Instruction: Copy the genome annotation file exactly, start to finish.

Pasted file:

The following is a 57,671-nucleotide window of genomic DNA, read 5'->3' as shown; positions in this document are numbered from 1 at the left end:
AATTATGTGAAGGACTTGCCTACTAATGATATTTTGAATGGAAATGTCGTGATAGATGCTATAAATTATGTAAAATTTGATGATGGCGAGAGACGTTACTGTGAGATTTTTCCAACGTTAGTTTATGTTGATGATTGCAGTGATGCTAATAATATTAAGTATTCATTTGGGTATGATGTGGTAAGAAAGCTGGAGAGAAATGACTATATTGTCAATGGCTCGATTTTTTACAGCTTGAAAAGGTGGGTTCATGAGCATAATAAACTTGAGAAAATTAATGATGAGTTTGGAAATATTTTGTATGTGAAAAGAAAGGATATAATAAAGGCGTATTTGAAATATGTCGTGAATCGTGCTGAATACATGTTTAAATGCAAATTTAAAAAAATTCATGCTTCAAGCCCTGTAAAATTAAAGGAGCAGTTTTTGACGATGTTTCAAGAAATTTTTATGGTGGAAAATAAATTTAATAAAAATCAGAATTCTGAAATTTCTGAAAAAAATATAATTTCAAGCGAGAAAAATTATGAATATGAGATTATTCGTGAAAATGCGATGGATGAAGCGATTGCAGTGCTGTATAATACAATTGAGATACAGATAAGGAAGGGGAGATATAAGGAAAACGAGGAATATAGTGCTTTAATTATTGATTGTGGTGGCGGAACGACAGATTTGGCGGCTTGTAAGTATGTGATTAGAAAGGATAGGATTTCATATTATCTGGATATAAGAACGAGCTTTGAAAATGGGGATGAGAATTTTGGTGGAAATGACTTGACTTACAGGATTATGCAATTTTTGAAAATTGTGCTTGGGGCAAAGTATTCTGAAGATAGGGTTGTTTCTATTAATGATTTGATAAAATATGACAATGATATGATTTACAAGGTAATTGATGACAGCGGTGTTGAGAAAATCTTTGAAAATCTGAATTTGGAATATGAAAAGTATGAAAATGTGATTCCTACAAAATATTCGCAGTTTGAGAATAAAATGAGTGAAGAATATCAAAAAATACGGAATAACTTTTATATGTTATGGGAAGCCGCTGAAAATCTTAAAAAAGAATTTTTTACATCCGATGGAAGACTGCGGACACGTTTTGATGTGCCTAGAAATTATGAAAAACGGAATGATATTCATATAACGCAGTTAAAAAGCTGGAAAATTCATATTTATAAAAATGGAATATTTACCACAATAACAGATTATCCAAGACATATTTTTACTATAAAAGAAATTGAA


The following is a 57,671-nucleotide window of genomic DNA, read 5'->3' as shown; positions in this document are numbered from 1 at the left end:
AATTATGTGAAGGACTTGCCTACTAATGATATTTTGAATGGAAATGTCGTGATAGATGCTATAAATTATGTAAAATTTGATGATGGCGAGAGACGTTACTGTGAGATTTTTCCAACGTTAGTTTATGTTGATGATTGCAGTGATGCTAATAATATTAAGTATTCATTTGGGTATGATGTGGTAAGAAAGCTGGAGAGAAATGACTATATTGTCAATGGCTCGATTTTTTACAGCTTGAAAAGGTGGGTTCATGAGCATAATAAACTTGAGAAAATTAATGATGAGTTTGGAAATATTTTGTATGTGAAAAGAAAGGATATAATAAAGGCGTATTTGAAATATGTCGTGAATCGTGCTGAATACATGTTTAAATGCAAATTTAAAAAAATTCATGCTTCAAGCCCTGTAAAATTAAAGGAGCAGTTTTTGACGATGTTTCAAGAAATTTTTATGGTGGAAAATAAATTTAATAAAAATCAGAATTCTGAAATTTCTGAAAAAAATATAATTTCAAGCGAGAAAAATTATGAATATGAGATTATTCGTGAAAATGCGATGGATGAAGCGATTGCAGTGCTGTATAATACAATTGAGATACAGATAAGGAAGGGGAGATATAAGGAAAACGAGGAATATAGTGCTTTAATTATTGATTGTGGTGGCGGAACGACAGATTTGGCGGCTTGTAAGTATGTGATTAGAAAGGATAGGATTTCATATTATCTGGATATAAGAACGAGCTTTGAAAATGGGGATGAGAATTTTGGTGGAAATGACTTGACTTACAGGATTATGCAATTTTTGAAAATTGTGCTTGGGGCAAAGTATTCTGAAGATAGGGTTGTTTCTATTAATGATTTGATAAAATATGACAATGATATGATTTACAAGGTAATTGATGACAGCGGTGTTGAGAAAATCTTTGAAAATCTGAATTTGGAATATGAAAAGTATGAAAATGTGATTCCTACAAAATATTCGCAGTTTGAGAATAAAATGAGTGAAGAATATCAAAAAATACGGAATAACTTTTATATGTTATGGGAAGCCGCTGAAAATCTTAAAAAAGAATTTTTTACATCCGATGGAAGACTGCGGACACGTTTTGATGTGCCTAGAAATTATGAAAAACGGAATGATATTCATATAACGCAGTTAAAAAGCTGGAAAATTCATATTTATAAAAATGGAATATTTACCACAATAACAGATTATCCAAGACATATTTTTACTATAAAAGAAATTGAA